Monday, 12 May 2008

Tools of the trade

Without an integrated system of coastline management how does the UK manage and protect one of it's finest assets? On the coast, many stakeholders vie for their interest to be heard and held foremost. The conflicting nature of coastal interests often leads to ineffective management. With many stakeholders lacking any form of statutory authority, coastal management can often be seen as contradictory and incompetent.

Falmouth: Cornwall
Articles regarding the banning of scallop dredging in Falmouth Bay, an area designated as a Special Area of Conservation. (SAC) A hideously disfiguring and invasive form of fishing, scallop dredging has been allowed to continue in an area, supposedly protected under SAC designation. "Ignorance is bliss," comes to mind! As the damage caused by dredging is rarely seen, it is easier to ignore it.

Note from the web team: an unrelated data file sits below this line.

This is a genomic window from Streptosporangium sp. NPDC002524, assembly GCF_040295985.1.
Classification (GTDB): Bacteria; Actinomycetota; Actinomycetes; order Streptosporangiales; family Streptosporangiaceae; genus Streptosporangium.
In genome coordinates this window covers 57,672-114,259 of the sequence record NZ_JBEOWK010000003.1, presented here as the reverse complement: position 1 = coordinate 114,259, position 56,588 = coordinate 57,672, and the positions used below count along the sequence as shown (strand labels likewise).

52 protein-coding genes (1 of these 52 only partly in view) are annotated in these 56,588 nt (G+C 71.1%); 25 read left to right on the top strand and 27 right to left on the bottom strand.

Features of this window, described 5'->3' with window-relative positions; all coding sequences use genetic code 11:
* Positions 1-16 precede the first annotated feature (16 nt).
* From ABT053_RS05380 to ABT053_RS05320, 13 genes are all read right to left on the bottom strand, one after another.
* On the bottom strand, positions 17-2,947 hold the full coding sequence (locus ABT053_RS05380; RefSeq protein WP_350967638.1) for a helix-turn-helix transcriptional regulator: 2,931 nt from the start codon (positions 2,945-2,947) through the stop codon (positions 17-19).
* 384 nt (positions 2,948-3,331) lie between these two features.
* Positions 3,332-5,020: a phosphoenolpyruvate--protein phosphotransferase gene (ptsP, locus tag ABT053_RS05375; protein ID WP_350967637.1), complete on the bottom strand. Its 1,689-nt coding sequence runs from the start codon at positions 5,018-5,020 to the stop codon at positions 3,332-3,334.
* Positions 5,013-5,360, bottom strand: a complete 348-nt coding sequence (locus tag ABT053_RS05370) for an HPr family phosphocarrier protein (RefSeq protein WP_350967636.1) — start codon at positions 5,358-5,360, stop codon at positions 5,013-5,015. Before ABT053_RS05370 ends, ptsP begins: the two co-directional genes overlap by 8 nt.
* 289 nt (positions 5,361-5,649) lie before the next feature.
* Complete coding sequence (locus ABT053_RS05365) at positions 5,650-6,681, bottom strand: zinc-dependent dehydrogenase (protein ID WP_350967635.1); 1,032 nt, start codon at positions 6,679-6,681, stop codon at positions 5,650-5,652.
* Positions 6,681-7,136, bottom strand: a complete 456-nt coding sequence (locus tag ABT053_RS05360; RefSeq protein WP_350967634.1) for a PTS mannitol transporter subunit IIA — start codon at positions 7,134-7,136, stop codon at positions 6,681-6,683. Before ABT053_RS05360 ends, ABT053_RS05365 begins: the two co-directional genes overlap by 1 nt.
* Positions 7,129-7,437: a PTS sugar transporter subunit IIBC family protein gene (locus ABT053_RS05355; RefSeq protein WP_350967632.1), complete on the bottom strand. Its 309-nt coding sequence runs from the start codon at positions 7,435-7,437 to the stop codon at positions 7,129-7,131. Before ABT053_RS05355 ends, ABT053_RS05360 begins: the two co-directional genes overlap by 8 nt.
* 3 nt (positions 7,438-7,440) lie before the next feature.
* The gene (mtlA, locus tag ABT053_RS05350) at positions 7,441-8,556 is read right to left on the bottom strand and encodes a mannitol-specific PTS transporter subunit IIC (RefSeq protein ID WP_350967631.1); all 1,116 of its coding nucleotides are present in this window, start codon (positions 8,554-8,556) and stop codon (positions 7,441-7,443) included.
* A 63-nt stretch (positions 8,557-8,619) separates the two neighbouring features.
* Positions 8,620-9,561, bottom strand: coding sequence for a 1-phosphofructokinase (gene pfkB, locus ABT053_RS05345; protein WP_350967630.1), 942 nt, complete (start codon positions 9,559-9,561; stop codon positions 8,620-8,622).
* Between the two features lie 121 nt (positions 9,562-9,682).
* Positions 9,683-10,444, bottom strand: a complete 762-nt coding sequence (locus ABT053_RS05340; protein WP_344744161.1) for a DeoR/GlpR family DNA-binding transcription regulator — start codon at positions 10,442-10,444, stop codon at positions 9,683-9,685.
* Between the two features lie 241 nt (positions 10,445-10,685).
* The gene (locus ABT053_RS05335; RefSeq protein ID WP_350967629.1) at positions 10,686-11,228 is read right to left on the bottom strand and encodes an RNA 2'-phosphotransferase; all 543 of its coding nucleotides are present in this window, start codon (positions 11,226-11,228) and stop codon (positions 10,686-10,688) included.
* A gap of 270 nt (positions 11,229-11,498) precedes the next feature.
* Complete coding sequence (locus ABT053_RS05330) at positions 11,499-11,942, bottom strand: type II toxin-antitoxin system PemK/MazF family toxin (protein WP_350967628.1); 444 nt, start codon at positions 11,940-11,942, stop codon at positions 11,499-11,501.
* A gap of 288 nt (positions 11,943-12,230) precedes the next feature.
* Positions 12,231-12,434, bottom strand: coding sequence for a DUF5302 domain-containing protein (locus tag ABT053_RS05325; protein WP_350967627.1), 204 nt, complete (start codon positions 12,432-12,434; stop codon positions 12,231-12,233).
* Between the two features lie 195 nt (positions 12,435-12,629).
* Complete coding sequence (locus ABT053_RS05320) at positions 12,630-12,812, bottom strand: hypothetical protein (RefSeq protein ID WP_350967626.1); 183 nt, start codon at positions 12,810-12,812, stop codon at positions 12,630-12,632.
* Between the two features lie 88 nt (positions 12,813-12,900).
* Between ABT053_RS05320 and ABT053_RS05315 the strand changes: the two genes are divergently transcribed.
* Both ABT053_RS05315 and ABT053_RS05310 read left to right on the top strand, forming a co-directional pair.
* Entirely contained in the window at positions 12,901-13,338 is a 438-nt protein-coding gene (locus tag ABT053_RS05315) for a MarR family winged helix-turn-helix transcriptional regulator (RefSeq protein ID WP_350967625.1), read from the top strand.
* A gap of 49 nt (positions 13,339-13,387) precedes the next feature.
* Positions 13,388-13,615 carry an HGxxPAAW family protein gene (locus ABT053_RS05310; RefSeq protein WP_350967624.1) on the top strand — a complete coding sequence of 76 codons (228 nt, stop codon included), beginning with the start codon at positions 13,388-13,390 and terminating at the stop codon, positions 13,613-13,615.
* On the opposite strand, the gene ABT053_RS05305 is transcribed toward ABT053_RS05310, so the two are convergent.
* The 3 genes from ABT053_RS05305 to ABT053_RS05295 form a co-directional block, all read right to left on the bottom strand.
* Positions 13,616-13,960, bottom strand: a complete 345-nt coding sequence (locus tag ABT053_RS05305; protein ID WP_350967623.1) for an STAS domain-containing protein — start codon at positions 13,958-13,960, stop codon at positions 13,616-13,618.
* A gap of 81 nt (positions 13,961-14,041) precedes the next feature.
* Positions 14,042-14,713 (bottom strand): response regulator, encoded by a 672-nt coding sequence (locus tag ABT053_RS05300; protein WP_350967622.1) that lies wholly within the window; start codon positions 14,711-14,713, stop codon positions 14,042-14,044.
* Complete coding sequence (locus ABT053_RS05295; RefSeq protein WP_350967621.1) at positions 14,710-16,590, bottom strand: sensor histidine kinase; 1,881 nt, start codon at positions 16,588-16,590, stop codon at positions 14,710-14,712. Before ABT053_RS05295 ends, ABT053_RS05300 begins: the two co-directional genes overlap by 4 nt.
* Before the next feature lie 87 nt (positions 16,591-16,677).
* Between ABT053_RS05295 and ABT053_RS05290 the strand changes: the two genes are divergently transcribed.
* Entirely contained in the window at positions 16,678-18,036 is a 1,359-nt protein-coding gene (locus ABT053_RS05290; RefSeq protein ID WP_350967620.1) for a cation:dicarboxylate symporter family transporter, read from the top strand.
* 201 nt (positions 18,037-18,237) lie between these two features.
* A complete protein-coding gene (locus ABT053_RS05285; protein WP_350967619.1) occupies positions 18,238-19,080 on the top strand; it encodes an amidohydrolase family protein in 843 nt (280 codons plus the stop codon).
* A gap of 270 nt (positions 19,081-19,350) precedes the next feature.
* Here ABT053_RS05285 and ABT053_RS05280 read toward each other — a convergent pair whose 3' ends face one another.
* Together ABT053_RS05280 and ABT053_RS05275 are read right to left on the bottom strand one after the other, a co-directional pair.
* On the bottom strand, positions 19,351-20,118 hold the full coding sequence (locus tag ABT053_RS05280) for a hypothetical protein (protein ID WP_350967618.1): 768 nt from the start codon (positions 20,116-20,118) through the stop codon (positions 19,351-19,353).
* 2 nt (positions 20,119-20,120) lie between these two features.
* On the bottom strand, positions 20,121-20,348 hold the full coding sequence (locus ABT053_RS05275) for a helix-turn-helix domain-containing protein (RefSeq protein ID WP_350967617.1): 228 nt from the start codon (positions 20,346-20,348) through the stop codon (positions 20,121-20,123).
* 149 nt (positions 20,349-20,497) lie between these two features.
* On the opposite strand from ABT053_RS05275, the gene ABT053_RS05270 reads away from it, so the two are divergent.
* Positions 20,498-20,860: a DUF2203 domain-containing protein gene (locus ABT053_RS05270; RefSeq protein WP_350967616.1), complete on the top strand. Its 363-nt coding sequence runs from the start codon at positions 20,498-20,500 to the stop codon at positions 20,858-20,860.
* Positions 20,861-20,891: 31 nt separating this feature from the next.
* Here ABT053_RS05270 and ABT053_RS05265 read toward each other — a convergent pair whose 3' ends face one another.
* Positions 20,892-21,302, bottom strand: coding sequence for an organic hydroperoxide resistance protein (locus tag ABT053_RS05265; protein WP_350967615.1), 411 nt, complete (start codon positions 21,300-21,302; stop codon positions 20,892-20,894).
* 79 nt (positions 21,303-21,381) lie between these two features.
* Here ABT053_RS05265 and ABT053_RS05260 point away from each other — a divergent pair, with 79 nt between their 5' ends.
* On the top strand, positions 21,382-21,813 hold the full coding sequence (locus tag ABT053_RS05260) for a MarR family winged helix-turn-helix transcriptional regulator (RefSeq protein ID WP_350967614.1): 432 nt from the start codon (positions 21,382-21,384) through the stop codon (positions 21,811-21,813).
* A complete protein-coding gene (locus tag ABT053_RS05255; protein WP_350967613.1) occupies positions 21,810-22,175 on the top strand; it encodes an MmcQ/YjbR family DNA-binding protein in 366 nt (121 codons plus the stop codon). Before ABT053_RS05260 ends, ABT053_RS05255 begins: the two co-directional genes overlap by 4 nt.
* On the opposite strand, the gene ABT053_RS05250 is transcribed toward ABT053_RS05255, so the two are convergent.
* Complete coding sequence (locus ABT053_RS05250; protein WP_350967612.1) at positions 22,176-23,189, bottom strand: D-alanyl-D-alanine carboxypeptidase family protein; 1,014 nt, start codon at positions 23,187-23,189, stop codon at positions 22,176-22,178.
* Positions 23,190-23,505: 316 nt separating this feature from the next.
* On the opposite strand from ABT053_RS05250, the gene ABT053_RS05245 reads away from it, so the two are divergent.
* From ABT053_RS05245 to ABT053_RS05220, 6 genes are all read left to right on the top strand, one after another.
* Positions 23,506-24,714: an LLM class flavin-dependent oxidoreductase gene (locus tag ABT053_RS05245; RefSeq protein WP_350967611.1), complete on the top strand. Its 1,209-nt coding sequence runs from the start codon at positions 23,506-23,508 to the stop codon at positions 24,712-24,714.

Telegraph Article
Defra report on the damage caused by scallop dredging in the Fal and Helford SAC

Closure of the SAC to dredging: finally, it seems that after thirty years of unacknowledged abuse, the government has decided that it is time to put an end to illegal dredging. One benefit of the closure is that there will time for consultation on reinforcing the protection measures placed on the SAC, and the possible designation of Marine Protected Area (MPA) to be awarded.

Closure of the Fal and Helford SAC

Falmouth Packet Article

  • Special Area of Conservation (SAC)
Areas of "strict" protection, designated under the EC Habitats Directive. "Strict" protection? If abuse as above in Falmouth is allowed to continue, strict is hardly a word that springs to mind, shoddy, for instance? As for "Special" area of conservation; special when it suits! Ignored when it does not.

Defra defines Marine Protected Areas